Some people love President Trump; others hate him. That has been true, to varying degrees, of every president, with the possible exception of George Washington.

Unfortunately, for the sake of the unity of our country, the traits and habits that the haters hate most seem to be the ones the lovers are most proud of.

Again unfortunately, one of the primary duties of the president is to unify the nation – to help us all overlook what we perceive as a failing here, a weakness there and to meld our individual opinions into one big stew of national determination.

That is almost surely the one duty President Trump can’t seem to embrace. To the unrelenting despair of most (according to the polls) of his constituents, he’d rather be right than president. Or rather be president than right.

Compounding this personal peccadillo in his own character and personality are political opponents Schumer and Pelosi, who have taken the bait along with certain members of the national media, who continue to dig away at the national divide by furiously arguing for their side, which only fortifies the wall between us.

It’s no wonder average citizens avoid talking politics these days to someone whose views they don’t know; it might ignite a ferocious debate or even violence.

The reaction to the Robert Mueller report was a classic example of how, rather than trying to find common ground with each other, people tended to read into it something that satisfied a need to prove dissenters wrong.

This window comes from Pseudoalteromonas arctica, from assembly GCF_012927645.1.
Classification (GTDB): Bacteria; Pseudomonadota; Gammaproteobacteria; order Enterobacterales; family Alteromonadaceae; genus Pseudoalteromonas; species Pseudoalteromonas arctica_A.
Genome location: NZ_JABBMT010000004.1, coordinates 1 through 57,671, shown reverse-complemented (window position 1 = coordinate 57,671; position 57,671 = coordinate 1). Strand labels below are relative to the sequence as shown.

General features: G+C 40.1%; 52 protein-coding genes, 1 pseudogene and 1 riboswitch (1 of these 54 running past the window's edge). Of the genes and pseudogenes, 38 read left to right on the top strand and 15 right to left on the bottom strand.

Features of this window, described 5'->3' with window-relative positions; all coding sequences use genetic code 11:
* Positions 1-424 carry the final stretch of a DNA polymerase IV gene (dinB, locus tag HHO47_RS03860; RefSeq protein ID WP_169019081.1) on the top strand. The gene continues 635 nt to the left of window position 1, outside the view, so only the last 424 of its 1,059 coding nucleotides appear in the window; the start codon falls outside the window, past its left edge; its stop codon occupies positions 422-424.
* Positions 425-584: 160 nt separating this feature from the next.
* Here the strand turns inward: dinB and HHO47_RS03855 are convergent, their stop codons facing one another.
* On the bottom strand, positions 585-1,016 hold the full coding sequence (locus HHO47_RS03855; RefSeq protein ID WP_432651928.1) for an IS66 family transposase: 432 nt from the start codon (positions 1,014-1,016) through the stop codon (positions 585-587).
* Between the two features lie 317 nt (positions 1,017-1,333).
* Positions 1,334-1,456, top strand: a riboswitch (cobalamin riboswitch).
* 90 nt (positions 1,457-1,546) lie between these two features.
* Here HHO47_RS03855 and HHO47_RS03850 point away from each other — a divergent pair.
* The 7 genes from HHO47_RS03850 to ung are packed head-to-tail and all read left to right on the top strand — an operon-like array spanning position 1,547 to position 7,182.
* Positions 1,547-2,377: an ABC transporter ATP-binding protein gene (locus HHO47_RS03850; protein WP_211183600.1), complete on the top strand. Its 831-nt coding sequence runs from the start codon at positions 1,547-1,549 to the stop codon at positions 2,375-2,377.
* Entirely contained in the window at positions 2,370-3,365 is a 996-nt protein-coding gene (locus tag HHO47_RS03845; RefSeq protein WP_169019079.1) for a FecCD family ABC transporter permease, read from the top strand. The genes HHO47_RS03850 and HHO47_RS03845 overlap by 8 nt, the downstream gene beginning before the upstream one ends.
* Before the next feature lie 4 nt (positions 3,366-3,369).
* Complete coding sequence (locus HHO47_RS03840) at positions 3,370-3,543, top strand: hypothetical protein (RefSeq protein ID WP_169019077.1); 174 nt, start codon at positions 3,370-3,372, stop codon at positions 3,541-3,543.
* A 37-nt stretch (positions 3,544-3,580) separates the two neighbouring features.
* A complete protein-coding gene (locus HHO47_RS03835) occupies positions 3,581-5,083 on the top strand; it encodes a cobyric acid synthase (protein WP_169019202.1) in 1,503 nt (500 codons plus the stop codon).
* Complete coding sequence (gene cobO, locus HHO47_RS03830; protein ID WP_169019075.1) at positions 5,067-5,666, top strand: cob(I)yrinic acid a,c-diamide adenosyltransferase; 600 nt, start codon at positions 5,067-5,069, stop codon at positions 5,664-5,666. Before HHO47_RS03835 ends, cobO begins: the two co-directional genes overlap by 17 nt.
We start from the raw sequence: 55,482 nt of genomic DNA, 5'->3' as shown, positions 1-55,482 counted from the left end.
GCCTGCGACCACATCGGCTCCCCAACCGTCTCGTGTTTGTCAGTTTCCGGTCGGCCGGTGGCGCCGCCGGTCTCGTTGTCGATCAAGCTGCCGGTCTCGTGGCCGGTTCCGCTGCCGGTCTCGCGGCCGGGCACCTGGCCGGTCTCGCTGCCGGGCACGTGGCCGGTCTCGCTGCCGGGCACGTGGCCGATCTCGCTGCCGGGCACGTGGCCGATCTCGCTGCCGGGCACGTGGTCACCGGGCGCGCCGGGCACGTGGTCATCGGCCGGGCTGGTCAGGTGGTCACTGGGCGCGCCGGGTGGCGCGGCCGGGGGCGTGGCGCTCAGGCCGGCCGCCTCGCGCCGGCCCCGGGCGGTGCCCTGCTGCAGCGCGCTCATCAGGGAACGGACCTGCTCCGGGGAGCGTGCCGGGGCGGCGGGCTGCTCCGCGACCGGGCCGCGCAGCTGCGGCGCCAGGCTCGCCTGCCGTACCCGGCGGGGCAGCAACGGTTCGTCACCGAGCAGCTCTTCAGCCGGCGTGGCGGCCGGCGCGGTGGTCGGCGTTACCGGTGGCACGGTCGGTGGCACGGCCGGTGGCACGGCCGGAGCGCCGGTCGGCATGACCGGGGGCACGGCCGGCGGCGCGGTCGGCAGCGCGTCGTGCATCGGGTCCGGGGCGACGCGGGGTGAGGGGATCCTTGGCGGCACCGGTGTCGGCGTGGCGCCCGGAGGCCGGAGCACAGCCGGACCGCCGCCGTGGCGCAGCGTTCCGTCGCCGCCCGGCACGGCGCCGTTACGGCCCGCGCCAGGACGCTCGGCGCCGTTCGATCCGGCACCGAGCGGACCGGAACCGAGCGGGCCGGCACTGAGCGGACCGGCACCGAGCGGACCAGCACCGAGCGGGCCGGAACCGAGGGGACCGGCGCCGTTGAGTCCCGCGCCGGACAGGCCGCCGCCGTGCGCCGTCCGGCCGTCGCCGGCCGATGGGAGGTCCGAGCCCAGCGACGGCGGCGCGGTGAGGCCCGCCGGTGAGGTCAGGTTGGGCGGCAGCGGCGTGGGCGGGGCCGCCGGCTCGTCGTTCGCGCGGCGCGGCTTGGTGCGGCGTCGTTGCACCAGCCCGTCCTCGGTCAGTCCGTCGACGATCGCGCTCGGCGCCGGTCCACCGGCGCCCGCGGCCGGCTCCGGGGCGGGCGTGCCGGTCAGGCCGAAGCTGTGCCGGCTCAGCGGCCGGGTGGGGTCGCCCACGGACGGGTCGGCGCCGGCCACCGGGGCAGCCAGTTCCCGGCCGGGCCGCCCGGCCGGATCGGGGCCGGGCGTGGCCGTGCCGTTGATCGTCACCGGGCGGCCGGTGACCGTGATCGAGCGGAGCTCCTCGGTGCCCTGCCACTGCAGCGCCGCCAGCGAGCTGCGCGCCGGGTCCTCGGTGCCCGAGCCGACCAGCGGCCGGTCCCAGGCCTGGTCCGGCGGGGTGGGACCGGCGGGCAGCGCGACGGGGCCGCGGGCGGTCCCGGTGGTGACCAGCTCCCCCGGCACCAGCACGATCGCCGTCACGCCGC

The Republicans pounced on the fact that the report cited no direct culpability of Trump for collusion or obstruction; the Democrats rejoiced that it specified that if the investigation had found him not complicit in these transgressions it would have said so.

Trump undeniably set the tone for this kind of discord himself by insisting he was in every instance right about everything and refusing to give credit to anyone who ever disagreed with him.

We have all been infected with at least a touch of that quality.

And the president doesn’t civilly disagree. He is hostile. His tweets are bitter rebukes rather than encouragements for greater understanding.

He gives the impression of being more sympathetic and engaging toward America’s most dangerous enemies than toward any countryman who dares to criticize him.

Clearly, something needs to be done to change our own individual and collective tone. We would encourage our congresswoman, Republican Elise Stefanik, to try to express this notion to her peers in Congress and the president himself.

Instead, all we can ask is that each of us avoid the name-calling (Trump the other day called potential presidential opponent Joe Biden “a dummy") and insulting attitudes ourselves, in hopes that a ground-up cleansing will wash over Washington.

But we acknowledge it’s doubtful.